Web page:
AUGUSTA, Ga. – Every Masters ticket is printed with the words “No Resale” right on the front, but try telling that to my man Butch, who is camped out all week on Washington Road, scalping the most sought-after ticket in sports.
Butch, who did not disclose his last name, is licensed by the state of Georgia and travels the country to major sports events. He says that he works 20-hour days but that it beats working. You can come see him just past the intersection of Washington Road and Boy Scout Road, steps away from TBonz Steakhouse. If you roll into the parking lot at the Augusta Best Inn, he'll know you're serious and not just one of the hundreds of curiosity-seekers rolling down their window as traffic slows. His partner is Jimmy D, who has been working this corner of Washington Road for 15 years and offered me all of $20 for my practice-round badge (which retails for $50).
Not even the weather could dampen the spirits of Butch, who gave me a crash course on the scalping market at his 31st Masters.
"I'm doing tons of volume," he said around midday Wednesday. "Pro-rated, this is probably the cheapest you'll ever get in on Par-3 day. To say you've had your feet on golf's holy land for $200 is a bargain."
A week ago, the market for Wednesday was commanding $1,200. Typically, he said, the walk-in price is $900. Butch's flip phone beeped and he answered. When he hung up, he announced that the course was closed for the day, making the handful of Wednesday tickets in his hand mere souvenirs.
"I can still get $20 for them on eBay," he said. "Anyway, I look at it like fruit at the market. There's always going to be some spoilage."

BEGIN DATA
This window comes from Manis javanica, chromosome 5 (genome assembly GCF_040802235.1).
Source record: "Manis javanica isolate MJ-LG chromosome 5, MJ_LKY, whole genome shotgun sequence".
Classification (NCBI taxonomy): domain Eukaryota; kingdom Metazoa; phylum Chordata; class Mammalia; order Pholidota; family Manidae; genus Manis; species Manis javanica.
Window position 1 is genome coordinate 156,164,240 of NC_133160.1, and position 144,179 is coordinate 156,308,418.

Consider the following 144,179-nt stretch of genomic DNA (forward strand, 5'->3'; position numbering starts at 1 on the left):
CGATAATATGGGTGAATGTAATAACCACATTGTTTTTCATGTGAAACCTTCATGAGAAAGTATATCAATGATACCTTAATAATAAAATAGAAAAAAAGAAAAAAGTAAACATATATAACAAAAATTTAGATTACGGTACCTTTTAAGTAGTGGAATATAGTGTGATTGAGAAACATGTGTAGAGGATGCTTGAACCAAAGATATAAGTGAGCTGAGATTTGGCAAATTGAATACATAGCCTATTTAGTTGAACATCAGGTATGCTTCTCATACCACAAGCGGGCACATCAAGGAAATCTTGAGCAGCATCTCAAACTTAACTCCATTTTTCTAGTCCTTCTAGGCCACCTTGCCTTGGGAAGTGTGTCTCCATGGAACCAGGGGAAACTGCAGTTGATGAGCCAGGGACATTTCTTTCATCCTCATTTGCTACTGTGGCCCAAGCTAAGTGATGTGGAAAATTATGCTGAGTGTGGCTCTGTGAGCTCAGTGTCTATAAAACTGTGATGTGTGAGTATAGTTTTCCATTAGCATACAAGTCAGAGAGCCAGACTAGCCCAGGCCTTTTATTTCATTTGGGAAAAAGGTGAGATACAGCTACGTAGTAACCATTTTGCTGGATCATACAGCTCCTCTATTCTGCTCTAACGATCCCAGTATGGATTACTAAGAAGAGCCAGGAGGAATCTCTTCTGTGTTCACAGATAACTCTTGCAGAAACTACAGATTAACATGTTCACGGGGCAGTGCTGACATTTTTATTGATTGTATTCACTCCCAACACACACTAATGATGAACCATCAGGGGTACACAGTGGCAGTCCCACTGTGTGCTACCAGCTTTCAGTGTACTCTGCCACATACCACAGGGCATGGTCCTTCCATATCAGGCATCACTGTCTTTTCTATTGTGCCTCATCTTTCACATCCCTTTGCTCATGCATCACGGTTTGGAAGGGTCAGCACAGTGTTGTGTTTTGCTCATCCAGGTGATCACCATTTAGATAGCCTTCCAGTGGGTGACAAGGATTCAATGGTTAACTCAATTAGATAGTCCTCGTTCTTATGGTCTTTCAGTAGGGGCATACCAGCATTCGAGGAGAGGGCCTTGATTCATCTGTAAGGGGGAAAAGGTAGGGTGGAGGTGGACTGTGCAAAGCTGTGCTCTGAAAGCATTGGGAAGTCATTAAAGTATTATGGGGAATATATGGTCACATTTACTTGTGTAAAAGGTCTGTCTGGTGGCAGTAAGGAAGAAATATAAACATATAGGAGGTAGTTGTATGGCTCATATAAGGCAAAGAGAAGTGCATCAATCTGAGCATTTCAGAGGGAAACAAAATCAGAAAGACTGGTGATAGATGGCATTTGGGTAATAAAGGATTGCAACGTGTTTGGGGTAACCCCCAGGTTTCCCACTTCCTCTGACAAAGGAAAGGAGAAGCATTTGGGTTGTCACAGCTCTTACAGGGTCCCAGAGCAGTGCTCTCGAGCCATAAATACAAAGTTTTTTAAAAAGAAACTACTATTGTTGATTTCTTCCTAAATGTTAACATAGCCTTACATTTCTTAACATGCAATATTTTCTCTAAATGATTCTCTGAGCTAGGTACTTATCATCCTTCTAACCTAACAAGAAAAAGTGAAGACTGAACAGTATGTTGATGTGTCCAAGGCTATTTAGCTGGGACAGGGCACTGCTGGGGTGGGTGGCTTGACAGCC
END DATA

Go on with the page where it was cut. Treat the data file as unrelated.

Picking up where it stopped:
Monday also had been a washout, which sent Tuesday ticket prices soaring. The "new norm," Butch said, is $450 for Monday, $650Tuesday and $900 Wednesday. It goes up significantly for the tournament rounds. I called a ticket broker named Bill, who answered when I called the Realtor-like sign he stuck on a corner of Washington Road with the digits 404-372-4997. He wanted $2,000 for Thursday. Butch said you could probably get one for $1,500. Friday and Saturday likely will go for "2 dimes," in scalper lingo. Sunday is "travel day" and usually goes for less.
An Augusta series badge – good for all four tournament days – costs $250, if you are among the chosen people. But the weekly badge comes with some tricky issues for scalpers. Unless purchased for the week, they must be returned each day. To make sure that happens, Butch requires a stiff down payment. Bring your ATM card because he asks for at least $5,000, your rental-car keys, your driver's license and your plastic. Golf fans tend to be an honest bunch, but he's not taking any chances. In 2012, the Masters began issuing daily tickets, and those tickets go for a few hundred more than the series badge.
"Some people want to avoid leaving the deposit, so they'll pay more for the cash 'n' carry. No fuss, no muss," he said.
Two other interesting nuggets to remember: The scalpers on the side of Washington Road heading toward the tournament typically are looking to sell to you. Those on the side of the street leaving Augusta National are looking to buy used tickets and re-sell them. There is a strong walk-up market, Butch said, of patrons looking to step on the hallowed ground only for a couple of hours. Some are willing to spring for a ticket late in the day just to go into the merchandise shop. One such customer had seen the course but had to leave because of the inclement weather before he had a chance to shop for memorabilia. He was debating forking over what amounted to a luxury car monthly payment just so he could buy a shirt and cap. Such is the power of the toughest ticket in sports.
As I left Butch and told him I'd check back with him Thursday, he replied, "If I'm alive, I'm here."
Adam Schupak has written about golf since 1997 for the likes of Golfweek, Golf World and The New York Times. He is the author of Deane Beman: Golf's Driving Force. Email: firstname.lastname@example.org; Twitter: @adamschupak